The Ultra-Resistance

On a warm spring day in 1966, a nineteen-year-old Minnesotan by the name of Barry Bondhus broke into his local draft board and dumped two large bucketfuls of human feces into a filing cabinet, mutilating several hundred I-A draft records in protest against the Vietnam war. The offender and his eleven brothers, sons of a machinist who had threatened to shoot anyone who attempted to induct his boys into the American army, had fastidiously collected their organic wastes for two weeks in preparation for the raid.

This primordial deed is known in the annals of the anti-war protest as The Big Lake One action, in honor of Barry Bondhus’s hometown, Big Lake, Minnesota. Barry Bondhus, who had calmly awaited arrest after his performance, served an eighteen-month sentence at Sandstone Federal Correctional Institution and came home in March of 1968 to run his father’s machine shop. Big Lake One was hardly mentioned in the press, but Bondhus’s was “the movement that started the Movement.”

Since Bondhus in 1966, over sixty Americans have awaited arrest after destroying government draft records with the less rustic media of blood, paint, and fire. The Big Lake One was followed by:

The Baltimore Four (600 draft records defiled with blood by Father Philip Berrigan, Reverend James Mengel, David Eberhardt, Thomas Lewis, October 1967);

The Catonsville Nine (Father Philip Berrigan strikes again in the company of his brother Father Daniel Berrigan and seven other Catholic priests and laymen, destroying 378 draft files with home-made napalm, May 1968);

The Boston Two (several hundred draft records mutilated with black paint by students Suzi Williams and Frank Femia, June 1968);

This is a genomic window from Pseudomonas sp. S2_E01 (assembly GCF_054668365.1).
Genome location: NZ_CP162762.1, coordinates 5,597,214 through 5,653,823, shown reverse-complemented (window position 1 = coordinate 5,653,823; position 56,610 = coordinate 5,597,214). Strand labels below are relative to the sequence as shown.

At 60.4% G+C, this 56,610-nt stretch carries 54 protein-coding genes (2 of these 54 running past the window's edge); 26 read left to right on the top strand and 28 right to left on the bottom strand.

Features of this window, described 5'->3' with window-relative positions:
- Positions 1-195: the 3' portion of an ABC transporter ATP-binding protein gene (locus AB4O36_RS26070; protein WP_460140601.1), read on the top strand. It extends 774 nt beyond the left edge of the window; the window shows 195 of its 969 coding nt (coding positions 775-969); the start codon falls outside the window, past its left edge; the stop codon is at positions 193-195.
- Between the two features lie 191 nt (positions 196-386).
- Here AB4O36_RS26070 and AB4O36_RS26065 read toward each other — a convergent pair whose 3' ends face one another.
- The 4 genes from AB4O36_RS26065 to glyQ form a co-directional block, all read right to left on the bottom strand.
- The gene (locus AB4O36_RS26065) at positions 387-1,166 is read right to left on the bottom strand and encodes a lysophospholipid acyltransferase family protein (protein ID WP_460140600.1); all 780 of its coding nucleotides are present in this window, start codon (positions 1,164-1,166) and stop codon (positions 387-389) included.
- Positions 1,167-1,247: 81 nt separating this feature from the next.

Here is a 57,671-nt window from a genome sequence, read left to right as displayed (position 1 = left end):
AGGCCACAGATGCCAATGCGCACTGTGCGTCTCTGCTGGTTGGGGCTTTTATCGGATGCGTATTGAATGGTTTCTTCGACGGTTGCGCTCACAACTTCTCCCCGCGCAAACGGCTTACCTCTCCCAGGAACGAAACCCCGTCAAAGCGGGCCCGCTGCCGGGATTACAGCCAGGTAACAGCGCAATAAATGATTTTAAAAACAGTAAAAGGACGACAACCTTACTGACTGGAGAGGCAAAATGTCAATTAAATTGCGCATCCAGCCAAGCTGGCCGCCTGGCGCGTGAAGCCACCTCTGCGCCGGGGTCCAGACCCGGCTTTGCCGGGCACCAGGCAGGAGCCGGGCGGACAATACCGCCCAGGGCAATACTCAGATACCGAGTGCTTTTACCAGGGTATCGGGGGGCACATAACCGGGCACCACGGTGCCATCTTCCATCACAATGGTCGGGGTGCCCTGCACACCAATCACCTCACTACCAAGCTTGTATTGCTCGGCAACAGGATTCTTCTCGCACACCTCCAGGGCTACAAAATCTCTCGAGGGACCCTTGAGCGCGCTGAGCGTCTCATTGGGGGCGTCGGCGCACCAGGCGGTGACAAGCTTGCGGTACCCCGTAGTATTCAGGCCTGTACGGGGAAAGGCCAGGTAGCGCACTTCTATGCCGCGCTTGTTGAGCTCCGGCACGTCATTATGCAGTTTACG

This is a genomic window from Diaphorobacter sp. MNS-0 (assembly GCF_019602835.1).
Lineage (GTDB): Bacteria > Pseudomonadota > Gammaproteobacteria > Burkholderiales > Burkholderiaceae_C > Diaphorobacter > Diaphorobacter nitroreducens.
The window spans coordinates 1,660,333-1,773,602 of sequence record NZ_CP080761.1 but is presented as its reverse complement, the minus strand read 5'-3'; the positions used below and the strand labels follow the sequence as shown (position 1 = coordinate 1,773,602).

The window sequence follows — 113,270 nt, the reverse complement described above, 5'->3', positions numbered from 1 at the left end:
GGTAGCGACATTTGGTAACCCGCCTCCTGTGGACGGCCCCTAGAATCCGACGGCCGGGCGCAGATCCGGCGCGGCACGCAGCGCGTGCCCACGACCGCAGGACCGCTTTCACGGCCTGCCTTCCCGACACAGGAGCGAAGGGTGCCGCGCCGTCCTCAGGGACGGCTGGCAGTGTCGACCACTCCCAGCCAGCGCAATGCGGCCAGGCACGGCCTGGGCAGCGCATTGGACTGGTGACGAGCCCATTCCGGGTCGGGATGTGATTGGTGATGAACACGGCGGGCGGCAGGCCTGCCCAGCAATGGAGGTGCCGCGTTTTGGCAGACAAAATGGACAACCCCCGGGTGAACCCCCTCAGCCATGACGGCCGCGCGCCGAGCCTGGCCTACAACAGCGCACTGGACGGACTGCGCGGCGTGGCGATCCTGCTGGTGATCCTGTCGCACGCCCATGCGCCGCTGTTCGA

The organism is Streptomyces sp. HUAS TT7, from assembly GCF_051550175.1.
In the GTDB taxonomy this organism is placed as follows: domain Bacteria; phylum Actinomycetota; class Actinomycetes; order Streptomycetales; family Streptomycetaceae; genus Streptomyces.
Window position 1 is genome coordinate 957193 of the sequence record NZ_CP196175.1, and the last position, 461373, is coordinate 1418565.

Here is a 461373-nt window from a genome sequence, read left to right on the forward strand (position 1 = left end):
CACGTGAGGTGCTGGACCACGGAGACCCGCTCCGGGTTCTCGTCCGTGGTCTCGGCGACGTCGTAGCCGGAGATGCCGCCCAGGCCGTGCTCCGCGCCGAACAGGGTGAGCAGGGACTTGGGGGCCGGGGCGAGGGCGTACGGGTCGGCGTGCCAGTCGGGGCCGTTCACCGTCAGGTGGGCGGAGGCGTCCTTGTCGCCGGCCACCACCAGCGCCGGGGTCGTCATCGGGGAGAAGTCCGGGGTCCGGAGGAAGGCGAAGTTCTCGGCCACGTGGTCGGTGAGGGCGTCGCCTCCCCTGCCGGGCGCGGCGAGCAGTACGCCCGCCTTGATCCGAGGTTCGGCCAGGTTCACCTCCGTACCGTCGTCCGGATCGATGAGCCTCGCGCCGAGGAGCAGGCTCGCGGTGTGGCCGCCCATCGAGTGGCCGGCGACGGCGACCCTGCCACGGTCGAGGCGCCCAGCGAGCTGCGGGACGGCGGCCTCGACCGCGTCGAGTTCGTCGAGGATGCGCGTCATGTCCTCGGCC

The Milwaukee Fourteen (some 10,000 draft records napalmed, September 1968);

The Pasadena Three (some 500 records burned, May 20, 1969);

The Silver Spring Three (several hundred records of a Maryland draft board mutilated with black paint and blood, May 21, 1969);

The Chicago Fifteen (some 40,000 draft records burned on May 25 of this year);

Women Against Daddy Warbucks (several thousand records mutilated in a Manhattan draft board by the first all-women band of draft board raiders, last July 2);

The New York Eight (some 75,000 records mutilated in a Bronx draft board on August 1st, and several thousand more in a Queens draft board on August 15th, by a group of four women and four men, three of them Catholic priests).

There is no name for this radical core of the peace movement. The only noun given to its forays is the word “action”; the participants are called “actors”; the only verb assigned to their gestures is “act.” “When is so and so going to act?” Men and women who believe they have exhausted every other means of protesting the Vietnam war raid a draft board, haul out records and burn them, stand around singing liberation songs while awaiting arrest. The draft board actions have elements of both terrorist strike and liturgical drama. They aim to destruct and to instruct; to impede in some small way the war…

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